American Music Club - Hello Amsterdam

Track Listing
1. Fearless
2. It's Your Birthday
3. Can You Help Me?
4. Love Doesn't Belong
5. Wish the World Away
6. How Many Six Packs Does It Take to Screw in a Light
7. Cape Canaveral
8. Hello Amsterdam
9. The Revolving Door
10. In the Shadow of the Valley
11. What Holds the World Together
12. I Broke My Promise
13. The Thorn in My Side Is Gone
14. I'll Be Gone
15. Fearless (Reprise)


martes, 13 de abril de 2010

Sonic Youth - Dirty (1992)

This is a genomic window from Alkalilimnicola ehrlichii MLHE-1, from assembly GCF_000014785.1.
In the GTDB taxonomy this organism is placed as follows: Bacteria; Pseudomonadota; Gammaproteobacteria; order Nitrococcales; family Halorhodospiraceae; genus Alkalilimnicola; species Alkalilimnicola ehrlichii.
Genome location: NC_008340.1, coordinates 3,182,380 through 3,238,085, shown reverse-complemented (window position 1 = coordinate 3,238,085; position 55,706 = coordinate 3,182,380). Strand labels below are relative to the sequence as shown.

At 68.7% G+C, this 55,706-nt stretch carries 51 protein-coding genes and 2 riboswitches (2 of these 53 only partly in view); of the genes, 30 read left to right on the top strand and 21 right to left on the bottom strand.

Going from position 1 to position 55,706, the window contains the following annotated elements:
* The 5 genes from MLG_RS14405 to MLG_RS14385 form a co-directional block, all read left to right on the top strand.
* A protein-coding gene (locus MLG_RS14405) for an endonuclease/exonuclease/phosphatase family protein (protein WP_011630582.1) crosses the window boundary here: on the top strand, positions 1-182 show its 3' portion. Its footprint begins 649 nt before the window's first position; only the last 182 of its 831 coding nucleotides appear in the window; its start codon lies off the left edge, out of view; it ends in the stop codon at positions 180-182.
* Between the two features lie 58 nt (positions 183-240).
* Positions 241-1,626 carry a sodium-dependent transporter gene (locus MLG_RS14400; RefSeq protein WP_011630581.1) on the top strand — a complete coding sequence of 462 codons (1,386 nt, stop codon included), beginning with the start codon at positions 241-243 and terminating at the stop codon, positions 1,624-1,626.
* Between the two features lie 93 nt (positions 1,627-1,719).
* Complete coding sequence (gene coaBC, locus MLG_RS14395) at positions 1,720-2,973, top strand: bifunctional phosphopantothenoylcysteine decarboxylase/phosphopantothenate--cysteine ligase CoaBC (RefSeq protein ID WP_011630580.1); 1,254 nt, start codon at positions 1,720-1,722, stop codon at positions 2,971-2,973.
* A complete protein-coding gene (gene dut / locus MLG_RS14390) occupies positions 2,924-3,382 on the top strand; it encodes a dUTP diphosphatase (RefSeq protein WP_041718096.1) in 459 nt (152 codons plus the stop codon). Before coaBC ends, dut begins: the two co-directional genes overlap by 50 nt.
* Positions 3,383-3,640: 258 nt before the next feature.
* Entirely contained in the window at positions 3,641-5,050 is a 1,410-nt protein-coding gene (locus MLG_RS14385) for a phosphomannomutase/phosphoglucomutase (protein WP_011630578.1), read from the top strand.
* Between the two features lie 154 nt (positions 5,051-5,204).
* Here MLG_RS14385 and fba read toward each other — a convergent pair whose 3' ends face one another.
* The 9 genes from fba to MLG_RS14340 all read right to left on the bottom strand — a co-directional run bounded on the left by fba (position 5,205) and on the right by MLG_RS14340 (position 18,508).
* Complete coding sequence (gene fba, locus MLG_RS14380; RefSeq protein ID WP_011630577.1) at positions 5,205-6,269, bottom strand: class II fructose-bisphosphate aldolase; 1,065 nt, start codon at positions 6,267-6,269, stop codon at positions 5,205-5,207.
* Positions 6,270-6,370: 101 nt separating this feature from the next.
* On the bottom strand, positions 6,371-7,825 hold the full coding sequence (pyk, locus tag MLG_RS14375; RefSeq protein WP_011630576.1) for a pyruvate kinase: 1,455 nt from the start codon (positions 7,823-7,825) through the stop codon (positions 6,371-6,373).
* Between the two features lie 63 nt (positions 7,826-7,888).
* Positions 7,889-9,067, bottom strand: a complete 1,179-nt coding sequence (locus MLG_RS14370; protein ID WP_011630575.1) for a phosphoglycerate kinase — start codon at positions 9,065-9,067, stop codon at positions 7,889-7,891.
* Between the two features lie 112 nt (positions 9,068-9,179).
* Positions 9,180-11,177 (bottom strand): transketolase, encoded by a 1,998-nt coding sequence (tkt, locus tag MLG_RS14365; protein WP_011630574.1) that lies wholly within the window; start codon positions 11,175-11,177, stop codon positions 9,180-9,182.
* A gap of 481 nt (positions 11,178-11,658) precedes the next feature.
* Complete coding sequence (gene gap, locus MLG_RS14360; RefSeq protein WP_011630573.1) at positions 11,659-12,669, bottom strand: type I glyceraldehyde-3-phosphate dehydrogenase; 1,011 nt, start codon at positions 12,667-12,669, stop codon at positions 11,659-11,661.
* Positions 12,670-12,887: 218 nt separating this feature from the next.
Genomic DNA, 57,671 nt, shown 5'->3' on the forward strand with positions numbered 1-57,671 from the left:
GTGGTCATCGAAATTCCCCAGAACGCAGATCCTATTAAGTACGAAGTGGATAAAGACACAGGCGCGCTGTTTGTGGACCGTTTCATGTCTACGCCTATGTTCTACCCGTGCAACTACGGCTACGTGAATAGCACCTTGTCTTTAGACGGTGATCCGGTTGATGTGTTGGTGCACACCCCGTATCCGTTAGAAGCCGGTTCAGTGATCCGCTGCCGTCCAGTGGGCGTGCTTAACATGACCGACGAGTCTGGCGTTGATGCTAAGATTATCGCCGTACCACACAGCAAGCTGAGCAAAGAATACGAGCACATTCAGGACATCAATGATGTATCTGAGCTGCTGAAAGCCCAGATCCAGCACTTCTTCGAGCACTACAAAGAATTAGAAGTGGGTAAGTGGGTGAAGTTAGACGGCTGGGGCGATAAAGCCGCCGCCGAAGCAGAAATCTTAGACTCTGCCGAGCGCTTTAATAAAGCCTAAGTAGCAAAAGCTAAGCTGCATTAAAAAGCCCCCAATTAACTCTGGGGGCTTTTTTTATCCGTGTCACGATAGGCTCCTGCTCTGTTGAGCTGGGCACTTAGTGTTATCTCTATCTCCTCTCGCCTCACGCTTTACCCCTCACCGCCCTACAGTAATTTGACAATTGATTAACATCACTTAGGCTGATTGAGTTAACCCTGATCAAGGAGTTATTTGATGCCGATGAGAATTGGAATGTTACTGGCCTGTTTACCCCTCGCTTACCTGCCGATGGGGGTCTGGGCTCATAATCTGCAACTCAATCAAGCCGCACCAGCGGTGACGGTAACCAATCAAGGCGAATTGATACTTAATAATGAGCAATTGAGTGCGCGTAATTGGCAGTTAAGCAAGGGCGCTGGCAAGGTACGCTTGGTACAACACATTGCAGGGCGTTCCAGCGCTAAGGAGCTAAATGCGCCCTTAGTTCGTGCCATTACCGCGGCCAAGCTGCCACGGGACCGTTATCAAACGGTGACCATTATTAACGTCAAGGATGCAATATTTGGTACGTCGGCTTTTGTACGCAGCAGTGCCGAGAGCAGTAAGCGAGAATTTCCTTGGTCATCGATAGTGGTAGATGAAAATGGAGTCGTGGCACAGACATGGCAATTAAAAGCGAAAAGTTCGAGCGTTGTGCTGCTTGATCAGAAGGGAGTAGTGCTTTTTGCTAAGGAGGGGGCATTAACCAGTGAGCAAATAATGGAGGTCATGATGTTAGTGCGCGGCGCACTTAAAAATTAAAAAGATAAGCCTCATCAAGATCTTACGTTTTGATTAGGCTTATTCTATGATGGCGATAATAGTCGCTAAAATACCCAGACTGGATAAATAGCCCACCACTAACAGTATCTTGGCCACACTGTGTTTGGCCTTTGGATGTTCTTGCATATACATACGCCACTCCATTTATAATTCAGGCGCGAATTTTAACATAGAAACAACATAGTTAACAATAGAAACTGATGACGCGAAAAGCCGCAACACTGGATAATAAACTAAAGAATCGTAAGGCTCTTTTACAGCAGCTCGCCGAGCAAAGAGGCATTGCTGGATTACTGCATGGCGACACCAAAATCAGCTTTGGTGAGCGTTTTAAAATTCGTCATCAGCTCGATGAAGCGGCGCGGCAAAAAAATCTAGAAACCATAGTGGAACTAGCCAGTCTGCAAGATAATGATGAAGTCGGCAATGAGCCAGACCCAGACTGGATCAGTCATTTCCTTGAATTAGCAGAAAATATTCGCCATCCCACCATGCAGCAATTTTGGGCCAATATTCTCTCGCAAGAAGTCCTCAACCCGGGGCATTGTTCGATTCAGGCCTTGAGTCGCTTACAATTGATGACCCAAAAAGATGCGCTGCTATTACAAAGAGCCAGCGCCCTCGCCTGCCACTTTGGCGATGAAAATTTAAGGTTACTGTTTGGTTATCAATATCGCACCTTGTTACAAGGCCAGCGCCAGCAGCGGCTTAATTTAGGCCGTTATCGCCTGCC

When DGC Records signed Nirvana in 1991, one of DGC's A&R reps expressed the opinion that, with plenty of touring and the right promotion, the new act might sell as well as its labelmate and touring partner Sonic Youth. The surprise success of Nevermind upended previous commercial expectations for Sonic Youth (among other established alternative rock bands), and when Dirty was released in 1992, it was seen by many as the band's big move toward the grunge market. Which doesn't make a lot of sense if you actually listen to the album; while Butch Vig's clean but full-bodied production certainly gave Thurston Moore and Lee Ranaldo's guitars greater punch and presence than they had in the past, and many of the songs move in the increasingly tuneful direction the band had been traveling with Daydream Nation and Goo, most of Dirty is good bit more jagged and purposefully discordant than its immediate precursors, lacking the same hallucinatory grace as Daydream Nation or the hard rock sheen of Goo. If anything, Dirty finds Sonic Youth revisiting the territory the band mapped out on Sister — merging the propulsive structures of rock (both punk and otherwise) with the gorgeous chaos of their approach to the electric guitar — and it shows how much better they'd gotten at it in the past five years, from the curiously beautiful "Wish Fulfillment" and "Theresa's Sound World" to the brutal "Drunken Butterfly" and "Purr." Dirty was also Sonic Youth's most overtly political album, railing against the abuses of the Reagan/Bush era on "Youth Against Fascism," "Swimsuit Issue," and "Chapel Hill," a surprising move from a band so often in love with cryptic irony. Heard today, Dirty doesn't sound like a masterpiece (like Daydream Nation) or a gesture toward the mainstream audience (like Goo) — it just sounds like a damn good rock album, and on those terms it ranks with Sonic Youth's best work. Source: [AMG]